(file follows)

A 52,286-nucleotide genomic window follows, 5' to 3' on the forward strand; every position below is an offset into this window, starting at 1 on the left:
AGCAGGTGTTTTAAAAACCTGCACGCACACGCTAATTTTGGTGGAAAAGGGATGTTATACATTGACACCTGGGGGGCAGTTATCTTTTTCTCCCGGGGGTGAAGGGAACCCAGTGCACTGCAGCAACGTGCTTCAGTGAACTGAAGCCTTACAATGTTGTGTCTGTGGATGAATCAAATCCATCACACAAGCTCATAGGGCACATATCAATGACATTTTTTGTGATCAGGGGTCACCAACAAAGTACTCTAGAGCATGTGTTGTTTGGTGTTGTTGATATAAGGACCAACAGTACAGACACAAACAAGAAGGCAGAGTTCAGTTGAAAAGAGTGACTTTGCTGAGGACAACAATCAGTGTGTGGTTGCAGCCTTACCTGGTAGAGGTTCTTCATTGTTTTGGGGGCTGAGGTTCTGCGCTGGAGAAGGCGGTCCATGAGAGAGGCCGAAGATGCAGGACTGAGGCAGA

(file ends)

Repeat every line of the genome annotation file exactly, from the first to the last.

A 52,286-nucleotide genomic window follows, 5' to 3' on the forward strand; every position below is an offset into this window, starting at 1 on the left:
AGCAGGTGTTTTAAAAACCTGCACGCACACGCTAATTTTGGTGGAAAAGGGATGTTATACATTGACACCTGGGGGGCAGTTATCTTTTTCTCCCGGGGGTGAAGGGAACCCAGTGCACTGCAGCAACGTGCTTCAGTGAACTGAAGCCTTACAATGTTGTGTCTGTGGATGAATCAAATCCATCACACAAGCTCATAGGGCACATATCAATGACATTTTTTGTGATCAGGGGTCACCAACAAAGTACTCTAGAGCATGTGTTGTTTGGTGTTGTTGATATAAGGACCAACAGTACAGACACAAACAAGAAGGCAGAGTTCAGTTGAAAAGAGTGACTTTGCTGAGGACAACAATCAGTGTGTGGTTGCAGCCTTACCTGGTAGAGGTTCTTCATTGTTTTGGGGGCTGAGGTTCTGCGCTGGAGAAGGCGGTCCATGAGAGAGGCCGAAGATGCAGGACTGAGGCAGA